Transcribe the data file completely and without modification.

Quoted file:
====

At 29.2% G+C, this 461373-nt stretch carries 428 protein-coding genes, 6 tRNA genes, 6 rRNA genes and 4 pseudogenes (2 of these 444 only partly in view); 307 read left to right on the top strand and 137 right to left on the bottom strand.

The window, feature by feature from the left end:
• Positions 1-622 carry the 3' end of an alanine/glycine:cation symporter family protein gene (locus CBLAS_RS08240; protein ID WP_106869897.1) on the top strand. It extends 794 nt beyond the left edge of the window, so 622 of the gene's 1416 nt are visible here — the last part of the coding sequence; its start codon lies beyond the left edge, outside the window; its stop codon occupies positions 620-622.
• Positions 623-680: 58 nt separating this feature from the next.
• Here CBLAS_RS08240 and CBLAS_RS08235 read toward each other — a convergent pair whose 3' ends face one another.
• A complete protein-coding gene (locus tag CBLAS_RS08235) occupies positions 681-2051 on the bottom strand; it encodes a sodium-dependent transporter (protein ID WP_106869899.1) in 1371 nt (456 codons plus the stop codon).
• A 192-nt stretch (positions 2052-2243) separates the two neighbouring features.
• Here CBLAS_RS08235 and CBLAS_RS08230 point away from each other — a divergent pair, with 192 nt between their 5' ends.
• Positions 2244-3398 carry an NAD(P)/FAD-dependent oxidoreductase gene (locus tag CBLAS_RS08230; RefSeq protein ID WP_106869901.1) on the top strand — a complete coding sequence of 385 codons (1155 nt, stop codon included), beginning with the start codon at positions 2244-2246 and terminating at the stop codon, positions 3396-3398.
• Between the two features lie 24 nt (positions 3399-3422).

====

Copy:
At 29.2% G+C, this 461373-nt stretch carries 428 protein-coding genes, 6 tRNA genes, 6 rRNA genes and 4 pseudogenes (2 of these 444 only partly in view); 307 read left to right on the top strand and 137 right to left on the bottom strand.

The window, feature by feature from the left end:
• Positions 1-622 carry the 3' end of an alanine/glycine:cation symporter family protein gene (locus CBLAS_RS08240; protein ID WP_106869897.1) on the top strand. It extends 794 nt beyond the left edge of the window, so 622 of the gene's 1416 nt are visible here — the last part of the coding sequence; its start codon lies beyond the left edge, outside the window; its stop codon occupies positions 620-622.
• Positions 623-680: 58 nt separating this feature from the next.
• Here CBLAS_RS08240 and CBLAS_RS08235 read toward each other — a convergent pair whose 3' ends face one another.
• A complete protein-coding gene (locus tag CBLAS_RS08235) occupies positions 681-2051 on the bottom strand; it encodes a sodium-dependent transporter (protein ID WP_106869899.1) in 1371 nt (456 codons plus the stop codon).
• A 192-nt stretch (positions 2052-2243) separates the two neighbouring features.
• Here CBLAS_RS08235 and CBLAS_RS08230 point away from each other — a divergent pair, with 192 nt between their 5' ends.
• Positions 2244-3398 carry an NAD(P)/FAD-dependent oxidoreductase gene (locus tag CBLAS_RS08230; RefSeq protein ID WP_106869901.1) on the top strand — a complete coding sequence of 385 codons (1155 nt, stop codon included), beginning with the start codon at positions 2244-2246 and terminating at the stop codon, positions 3396-3398.
• Between the two features lie 24 nt (positions 3399-3422).